I hopped on the MC 450F next and this is where I held my biggest preconception – buy a 450 crosser at 55, no way! Too much power and too much risk. Let’s be honest, I thought in my own mind that I was just too old to be making ego driven decisions to buy a fire breathing 450. In the paddock the bike felt noticeably heavier and cracking the throttle let you that it’s a 450. On track I was totally gobsmacked. The bike was the most fun of all the crossers (for me) and easier to ride, too. I felt I could have ridden this bike without arm pump or stress for longer than I would ever have expected and without fear of being attacked by it either. The MC 450F was lively enough and made jumping a breeze, the bike felt nimble and light on the ground and in the air. The suspension was on the softer side but for my speed it felt plush and manageable. The biggest surprise was the mapping – this is no SX or FC, the power is much more linear but the biggest thing was the lack of inertia – this bike has very little in the way of noticeable engine braking and way different from its two other Austrian 450cc cousins– it felt loose and it freewheeled like a two-stroke – just bloody lovely really.
So, if I have any advice for you as an older racer – leave your preconceptions at home and go and try different bikes before you buy. You might just be surprised, I know I was.
I ride 350s as my choice of enduro bike (FE and EXC-F) so the EC 350F is what I hopped on first. After a good deal of rain the tight woods-based course was rocky and a little slick. Engine mapping was not the same as the KTM or Husky I own but the bike rode plush and outside of the hill climbs felt familiar. I saw my arse at least a few times cresting the hill climbs on the 350, but not so on the EC 250F which found much better traction in the tight and sloppy conditions – it seems the power characteristics of the 250F suited the hill climbs way more.
The EC 250F was then my pick of the enduro bikes in these conditions – but in a dryer faster conditions I’d be back on the 350. I rode the EC 250 two-stroke last and liked it but I was tired after a long day and in these conditions I just didn’t have the energy to do the bike justice. Again, testing from a Veterans perspective the 250F would be my pick – just easier to ride in snotty conditions.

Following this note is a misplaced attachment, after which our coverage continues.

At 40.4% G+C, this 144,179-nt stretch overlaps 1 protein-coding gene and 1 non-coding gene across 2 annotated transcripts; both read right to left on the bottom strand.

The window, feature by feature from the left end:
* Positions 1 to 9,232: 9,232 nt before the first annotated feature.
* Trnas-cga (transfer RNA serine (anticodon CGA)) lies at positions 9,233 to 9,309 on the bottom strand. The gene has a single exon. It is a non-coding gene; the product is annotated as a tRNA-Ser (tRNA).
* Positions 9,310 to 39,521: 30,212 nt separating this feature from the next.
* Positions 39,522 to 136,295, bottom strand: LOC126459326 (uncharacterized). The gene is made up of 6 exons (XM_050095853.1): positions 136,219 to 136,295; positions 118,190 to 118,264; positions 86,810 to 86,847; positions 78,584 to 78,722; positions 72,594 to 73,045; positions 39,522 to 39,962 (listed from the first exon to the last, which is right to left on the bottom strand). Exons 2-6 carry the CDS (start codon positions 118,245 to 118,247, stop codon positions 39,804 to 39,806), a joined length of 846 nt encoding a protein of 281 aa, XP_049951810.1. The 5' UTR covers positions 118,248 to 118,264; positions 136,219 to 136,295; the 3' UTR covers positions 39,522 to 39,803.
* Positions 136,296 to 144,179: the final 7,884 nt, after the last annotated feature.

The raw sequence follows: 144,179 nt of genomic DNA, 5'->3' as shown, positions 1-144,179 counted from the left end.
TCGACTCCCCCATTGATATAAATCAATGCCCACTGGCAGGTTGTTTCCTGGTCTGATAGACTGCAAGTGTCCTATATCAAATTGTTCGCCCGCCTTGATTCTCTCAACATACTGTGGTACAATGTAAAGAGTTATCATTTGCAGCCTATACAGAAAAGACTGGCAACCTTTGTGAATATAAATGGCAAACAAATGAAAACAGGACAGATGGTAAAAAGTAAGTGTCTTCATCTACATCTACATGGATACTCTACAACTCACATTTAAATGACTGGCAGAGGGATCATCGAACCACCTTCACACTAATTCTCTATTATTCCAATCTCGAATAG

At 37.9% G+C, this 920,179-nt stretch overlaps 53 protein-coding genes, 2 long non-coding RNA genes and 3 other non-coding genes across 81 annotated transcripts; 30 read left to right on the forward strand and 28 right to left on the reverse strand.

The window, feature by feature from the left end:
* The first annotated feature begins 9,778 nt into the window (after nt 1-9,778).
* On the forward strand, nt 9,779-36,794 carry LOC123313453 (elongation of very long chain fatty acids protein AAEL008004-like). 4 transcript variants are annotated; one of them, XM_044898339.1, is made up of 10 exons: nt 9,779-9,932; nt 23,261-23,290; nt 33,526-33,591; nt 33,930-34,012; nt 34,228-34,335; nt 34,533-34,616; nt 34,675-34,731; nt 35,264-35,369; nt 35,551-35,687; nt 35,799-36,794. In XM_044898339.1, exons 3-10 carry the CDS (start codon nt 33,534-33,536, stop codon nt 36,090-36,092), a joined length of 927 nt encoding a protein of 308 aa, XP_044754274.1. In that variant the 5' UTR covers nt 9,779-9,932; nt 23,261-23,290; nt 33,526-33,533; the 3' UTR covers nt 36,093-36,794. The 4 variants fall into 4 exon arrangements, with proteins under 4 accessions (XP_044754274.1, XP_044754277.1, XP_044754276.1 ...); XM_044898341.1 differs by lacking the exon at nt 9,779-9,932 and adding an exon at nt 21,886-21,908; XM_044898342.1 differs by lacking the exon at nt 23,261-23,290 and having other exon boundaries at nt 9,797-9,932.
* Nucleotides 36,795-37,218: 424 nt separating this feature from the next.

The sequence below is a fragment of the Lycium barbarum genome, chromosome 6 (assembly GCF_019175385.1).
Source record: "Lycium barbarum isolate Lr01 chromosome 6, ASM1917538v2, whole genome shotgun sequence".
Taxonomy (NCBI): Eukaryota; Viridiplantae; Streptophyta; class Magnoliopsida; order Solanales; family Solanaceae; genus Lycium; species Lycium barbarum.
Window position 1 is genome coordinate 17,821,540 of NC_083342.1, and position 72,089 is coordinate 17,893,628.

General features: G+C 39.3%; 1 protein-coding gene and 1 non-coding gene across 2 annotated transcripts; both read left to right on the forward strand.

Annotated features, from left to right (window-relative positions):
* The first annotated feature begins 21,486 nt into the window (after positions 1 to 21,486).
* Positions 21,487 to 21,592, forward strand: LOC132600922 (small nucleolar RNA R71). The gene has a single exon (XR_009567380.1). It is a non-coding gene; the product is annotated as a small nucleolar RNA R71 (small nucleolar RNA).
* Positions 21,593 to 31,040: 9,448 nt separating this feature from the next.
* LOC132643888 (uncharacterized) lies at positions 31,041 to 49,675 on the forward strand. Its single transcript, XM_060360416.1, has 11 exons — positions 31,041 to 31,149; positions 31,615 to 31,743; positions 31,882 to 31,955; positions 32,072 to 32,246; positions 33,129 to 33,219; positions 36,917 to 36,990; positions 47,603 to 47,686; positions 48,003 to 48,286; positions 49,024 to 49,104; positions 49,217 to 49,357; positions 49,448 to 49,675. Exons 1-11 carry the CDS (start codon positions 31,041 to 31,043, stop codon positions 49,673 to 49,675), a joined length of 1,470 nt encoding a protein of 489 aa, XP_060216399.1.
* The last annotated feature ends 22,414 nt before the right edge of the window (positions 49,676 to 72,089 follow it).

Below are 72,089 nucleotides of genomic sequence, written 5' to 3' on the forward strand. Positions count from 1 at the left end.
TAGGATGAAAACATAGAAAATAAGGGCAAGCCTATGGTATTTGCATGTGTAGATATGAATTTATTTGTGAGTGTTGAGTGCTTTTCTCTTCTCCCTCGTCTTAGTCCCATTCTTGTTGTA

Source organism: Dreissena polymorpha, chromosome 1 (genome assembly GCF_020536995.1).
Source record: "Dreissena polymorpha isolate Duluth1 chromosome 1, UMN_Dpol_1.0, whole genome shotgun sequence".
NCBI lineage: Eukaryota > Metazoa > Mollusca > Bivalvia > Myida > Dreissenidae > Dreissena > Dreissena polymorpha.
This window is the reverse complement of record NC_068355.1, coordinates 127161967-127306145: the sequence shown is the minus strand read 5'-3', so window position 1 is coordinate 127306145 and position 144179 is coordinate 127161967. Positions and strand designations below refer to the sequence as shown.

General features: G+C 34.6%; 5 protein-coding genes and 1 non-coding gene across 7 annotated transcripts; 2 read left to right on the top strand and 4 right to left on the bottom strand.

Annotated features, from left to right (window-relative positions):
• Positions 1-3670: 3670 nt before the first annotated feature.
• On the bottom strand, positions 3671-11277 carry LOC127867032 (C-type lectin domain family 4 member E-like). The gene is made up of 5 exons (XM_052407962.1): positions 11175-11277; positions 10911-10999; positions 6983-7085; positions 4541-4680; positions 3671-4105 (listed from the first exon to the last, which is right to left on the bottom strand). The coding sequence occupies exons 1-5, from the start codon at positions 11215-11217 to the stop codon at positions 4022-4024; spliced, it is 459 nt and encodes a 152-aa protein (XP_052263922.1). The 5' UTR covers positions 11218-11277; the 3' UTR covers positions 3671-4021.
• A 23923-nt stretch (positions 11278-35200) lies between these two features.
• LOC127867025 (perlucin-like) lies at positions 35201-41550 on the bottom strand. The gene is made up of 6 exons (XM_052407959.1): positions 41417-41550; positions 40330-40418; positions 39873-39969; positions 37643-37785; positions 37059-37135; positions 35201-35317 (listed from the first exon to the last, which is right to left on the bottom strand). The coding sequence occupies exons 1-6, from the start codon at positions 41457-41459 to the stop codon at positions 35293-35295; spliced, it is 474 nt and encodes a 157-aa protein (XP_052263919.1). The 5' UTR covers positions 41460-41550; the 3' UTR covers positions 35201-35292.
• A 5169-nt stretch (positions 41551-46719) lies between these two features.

E-MTB (by JB)
No question, we’re quite new to this E-bicycle thing here at RUST (Craig excepting). I’ve tested a Fantic E-MTB and a Triumph E-road bike to date. I loved the Fantic but found the Triumph on the road was hampered by the 15mph (legal) limit on E-assist. So I was quite happy that GasGas has focussed on the E-MTB sector as on my very limited experience this would seem to be where the electric motor really makes a difference.
Coming to GasGas E-MTBs there’s actually another Pierer Mobility AG common platform story to tell here. You see, as with the motorcycle ranges (KTM, Husqvarna, GasGas) so in E-MTBs the Pierer group has again assembled a three-prong attack of brands. Ask any E-MTB specialists about this and they’ll explain an R Raymon bicycle is essentially the same as a Husqvarna bicycle as a GasGas. Pretty much just the paint changes. Well, more or less, as ever there are subtle differences, but they work for a similar base frame and engine wise. You know the story.
Like everyone in E-MTBs, GasGas has sliced and diced the market, so they have offerings called ‘enduro’, ‘trail cross’, ‘cross country’ and ‘dual cross’. As a newbie, none of that could I initially comprehend, but actually it’s fairly straightforward, the enduro has the most suspension, the dual cross the least. So, the range stretches from full on max off-road, through to a town bike that can do some gentle trail riding. Similarly, the cost base goes from high to low as the spec reduces. I should mention there’s options on spec for each type too, so there’s in fact 11 models in the GasGas range.
Probably what didn’t help here was all variants got tested on this day on the same enduro type course, and surprise-surprise here the full-suspension enduro model scored easily the best – being super comfortable on plush suspension, whereas the dual cross was a bone-shaker of an experience. But as ever, horses for courses. For riding the roads and gentle cinder-type trails where I live that dual cross would probably do me fine.
I was, nonetheless, impressed by the push of the Yamaha electric motors which made really light work of the uphill cycles, whether over a longer even gradient or a short steep rocky-rooty bank. Equally the options on the level of e-assist is easy to toggle and works well and max-boost really is quite something. And you can’t argue with the spec, from top shelf Rock suspension, through to DT Swiss wheels, SRAM gear sets etc.
Ordinarily these would be Sideshow Bobs in a story like this, but with the push to electrification in vehicles and zero-emissions deadlines this could soon be all our off-road experiences.
I loved the format and had a cracking day riding a load of bikes I otherwise would not have. Thanks to GasGas for the format change – it’s a thumbs up from me. If GasGas offer this type of road show experience to prospective purchasers I think they (and you) may be on to a winner…